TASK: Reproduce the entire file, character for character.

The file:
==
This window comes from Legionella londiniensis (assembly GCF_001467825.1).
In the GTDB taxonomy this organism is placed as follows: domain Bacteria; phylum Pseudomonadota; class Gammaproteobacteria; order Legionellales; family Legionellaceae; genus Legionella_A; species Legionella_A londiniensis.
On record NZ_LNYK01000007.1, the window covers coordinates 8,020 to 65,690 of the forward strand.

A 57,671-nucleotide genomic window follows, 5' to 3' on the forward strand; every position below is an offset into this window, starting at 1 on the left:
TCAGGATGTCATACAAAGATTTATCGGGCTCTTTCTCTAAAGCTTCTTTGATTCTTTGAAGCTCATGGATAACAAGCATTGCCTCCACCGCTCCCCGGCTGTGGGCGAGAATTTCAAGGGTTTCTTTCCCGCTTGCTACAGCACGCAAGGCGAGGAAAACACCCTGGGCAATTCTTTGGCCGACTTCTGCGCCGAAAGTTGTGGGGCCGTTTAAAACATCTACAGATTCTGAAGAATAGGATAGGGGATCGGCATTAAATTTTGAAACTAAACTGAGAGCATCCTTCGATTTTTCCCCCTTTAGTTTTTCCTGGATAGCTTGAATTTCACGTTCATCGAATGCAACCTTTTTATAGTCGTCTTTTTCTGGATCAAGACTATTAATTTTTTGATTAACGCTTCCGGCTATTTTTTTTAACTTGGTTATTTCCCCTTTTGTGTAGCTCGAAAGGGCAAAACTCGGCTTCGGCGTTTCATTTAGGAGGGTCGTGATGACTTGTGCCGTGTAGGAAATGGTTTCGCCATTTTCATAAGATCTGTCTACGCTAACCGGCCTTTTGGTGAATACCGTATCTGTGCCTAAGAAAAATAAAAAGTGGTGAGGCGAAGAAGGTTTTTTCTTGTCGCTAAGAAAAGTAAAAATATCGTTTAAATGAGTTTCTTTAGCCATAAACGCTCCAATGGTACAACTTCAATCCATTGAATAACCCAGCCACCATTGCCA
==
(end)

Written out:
This window comes from Legionella londiniensis (assembly GCF_001467825.1).
In the GTDB taxonomy this organism is placed as follows: domain Bacteria; phylum Pseudomonadota; class Gammaproteobacteria; order Legionellales; family Legionellaceae; genus Legionella_A; species Legionella_A londiniensis.
On record NZ_LNYK01000007.1, the window covers coordinates 8,020 to 65,690 of the forward strand.

A 57,671-nucleotide genomic window follows, 5' to 3' on the forward strand; every position below is an offset into this window, starting at 1 on the left:
TCAGGATGTCATACAAAGATTTATCGGGCTCTTTCTCTAAAGCTTCTTTGATTCTTTGAAGCTCATGGATAACAAGCATTGCCTCCACCGCTCCCCGGCTGTGGGCGAGAATTTCAAGGGTTTCTTTCCCGCTTGCTACAGCACGCAAGGCGAGGAAAACACCCTGGGCAATTCTTTGGCCGACTTCTGCGCCGAAAGTTGTGGGGCCGTTTAAAACATCTACAGATTCTGAAGAATAGGATAGGGGATCGGCATTAAATTTTGAAACTAAACTGAGAGCATCCTTCGATTTTTCCCCCTTTAGTTTTTCCTGGATAGCTTGAATTTCACGTTCATCGAATGCAACCTTTTTATAGTCGTCTTTTTCTGGATCAAGACTATTAATTTTTTGATTAACGCTTCCGGCTATTTTTTTTAACTTGGTTATTTCCCCTTTTGTGTAGCTCGAAAGGGCAAAACTCGGCTTCGGCGTTTCATTTAGGAGGGTCGTGATGACTTGTGCCGTGTAGGAAATGGTTTCGCCATTTTCATAAGATCTGTCTACGCTAACCGGCCTTTTGGTGAATACCGTATCTGTGCCTAAGAAAAATAAAAAGTGGTGAGGCGAAGAAGGTTTTTTCTTGTCGCTAAGAAAAGTAAAAATATCGTTTAAATGAGTTTCTTTAGCCATAAACGCTCCAATGGTACAACTTCAATCCATTGAATAACCCAGCCACCATTGCCA